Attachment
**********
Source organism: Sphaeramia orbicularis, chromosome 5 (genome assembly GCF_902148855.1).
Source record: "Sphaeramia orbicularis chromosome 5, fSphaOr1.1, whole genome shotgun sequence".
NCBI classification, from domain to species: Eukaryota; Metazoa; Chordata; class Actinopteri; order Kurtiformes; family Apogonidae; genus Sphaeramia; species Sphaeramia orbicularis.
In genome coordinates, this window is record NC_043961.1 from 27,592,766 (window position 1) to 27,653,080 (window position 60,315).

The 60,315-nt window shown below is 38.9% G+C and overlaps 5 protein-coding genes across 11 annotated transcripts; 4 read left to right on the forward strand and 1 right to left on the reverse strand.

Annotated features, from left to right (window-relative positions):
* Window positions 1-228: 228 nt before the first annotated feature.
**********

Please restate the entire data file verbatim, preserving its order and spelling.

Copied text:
Source organism: Sphaeramia orbicularis, chromosome 5 (genome assembly GCF_902148855.1).
Source record: "Sphaeramia orbicularis chromosome 5, fSphaOr1.1, whole genome shotgun sequence".
NCBI classification, from domain to species: Eukaryota; Metazoa; Chordata; class Actinopteri; order Kurtiformes; family Apogonidae; genus Sphaeramia; species Sphaeramia orbicularis.
In genome coordinates, this window is record NC_043961.1 from 27,592,766 (window position 1) to 27,653,080 (window position 60,315).

The 60,315-nt window shown below is 38.9% G+C and overlaps 5 protein-coding genes across 11 annotated transcripts; 4 read left to right on the forward strand and 1 right to left on the reverse strand.

Annotated features, from left to right (window-relative positions):
* Window positions 1-228: 228 nt before the first annotated feature.